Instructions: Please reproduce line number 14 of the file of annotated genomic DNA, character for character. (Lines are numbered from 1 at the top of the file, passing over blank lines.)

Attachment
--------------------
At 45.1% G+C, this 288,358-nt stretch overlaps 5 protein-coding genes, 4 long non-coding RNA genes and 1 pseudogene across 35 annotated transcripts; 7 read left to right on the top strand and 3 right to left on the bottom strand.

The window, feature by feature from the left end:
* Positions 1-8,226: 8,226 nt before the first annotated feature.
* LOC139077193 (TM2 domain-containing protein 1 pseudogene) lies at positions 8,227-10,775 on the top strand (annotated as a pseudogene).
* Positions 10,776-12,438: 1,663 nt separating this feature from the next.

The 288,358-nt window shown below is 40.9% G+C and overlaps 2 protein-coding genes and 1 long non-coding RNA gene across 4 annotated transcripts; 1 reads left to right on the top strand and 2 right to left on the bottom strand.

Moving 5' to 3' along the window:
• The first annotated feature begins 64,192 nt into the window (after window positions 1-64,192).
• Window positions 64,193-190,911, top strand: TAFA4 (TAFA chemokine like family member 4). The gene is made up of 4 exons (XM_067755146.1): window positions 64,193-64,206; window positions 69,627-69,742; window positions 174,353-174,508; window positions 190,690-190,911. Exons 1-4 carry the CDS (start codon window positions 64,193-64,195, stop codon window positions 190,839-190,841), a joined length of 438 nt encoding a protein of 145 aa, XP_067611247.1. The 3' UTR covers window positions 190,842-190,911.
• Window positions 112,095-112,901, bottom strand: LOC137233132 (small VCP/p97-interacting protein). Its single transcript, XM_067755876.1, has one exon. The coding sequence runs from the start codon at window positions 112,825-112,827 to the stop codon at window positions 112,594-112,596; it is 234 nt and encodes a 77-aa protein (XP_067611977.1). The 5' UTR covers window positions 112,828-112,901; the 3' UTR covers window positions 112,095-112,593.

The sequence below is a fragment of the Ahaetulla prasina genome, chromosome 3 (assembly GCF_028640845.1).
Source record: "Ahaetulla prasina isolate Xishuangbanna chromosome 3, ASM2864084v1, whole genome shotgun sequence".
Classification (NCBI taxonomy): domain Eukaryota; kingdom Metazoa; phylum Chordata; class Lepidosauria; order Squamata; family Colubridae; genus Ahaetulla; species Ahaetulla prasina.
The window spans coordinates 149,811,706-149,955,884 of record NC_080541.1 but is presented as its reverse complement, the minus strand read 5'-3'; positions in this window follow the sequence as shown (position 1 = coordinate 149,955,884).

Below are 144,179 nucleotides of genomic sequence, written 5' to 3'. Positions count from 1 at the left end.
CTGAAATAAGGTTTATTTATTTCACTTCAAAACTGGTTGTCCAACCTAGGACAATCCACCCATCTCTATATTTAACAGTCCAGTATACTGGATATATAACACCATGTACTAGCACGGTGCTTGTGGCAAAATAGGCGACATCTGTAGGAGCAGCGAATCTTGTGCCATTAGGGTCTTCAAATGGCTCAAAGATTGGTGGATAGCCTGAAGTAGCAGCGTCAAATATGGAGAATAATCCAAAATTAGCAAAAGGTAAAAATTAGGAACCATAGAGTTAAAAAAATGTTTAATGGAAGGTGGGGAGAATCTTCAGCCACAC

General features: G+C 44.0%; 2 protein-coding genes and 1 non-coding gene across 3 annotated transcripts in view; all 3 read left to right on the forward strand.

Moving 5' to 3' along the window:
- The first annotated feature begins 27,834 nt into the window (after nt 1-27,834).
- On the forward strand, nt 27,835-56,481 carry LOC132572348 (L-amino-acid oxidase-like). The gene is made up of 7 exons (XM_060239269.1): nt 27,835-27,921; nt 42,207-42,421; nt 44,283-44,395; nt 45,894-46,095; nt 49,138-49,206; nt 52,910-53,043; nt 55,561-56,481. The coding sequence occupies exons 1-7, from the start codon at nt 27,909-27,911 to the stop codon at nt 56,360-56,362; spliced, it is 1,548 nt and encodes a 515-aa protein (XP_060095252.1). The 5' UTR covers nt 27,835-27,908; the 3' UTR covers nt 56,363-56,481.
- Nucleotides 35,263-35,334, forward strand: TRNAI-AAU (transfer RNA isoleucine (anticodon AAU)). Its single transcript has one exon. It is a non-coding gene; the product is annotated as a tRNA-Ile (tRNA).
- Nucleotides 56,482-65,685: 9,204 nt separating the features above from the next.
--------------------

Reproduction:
The window spans coordinates 149,811,706-149,955,884 of record NC_080541.1 but is presented as its reverse complement, the minus strand read 5'-3'; positions in this window follow the sequence as shown (position 1 = coordinate 149,955,884).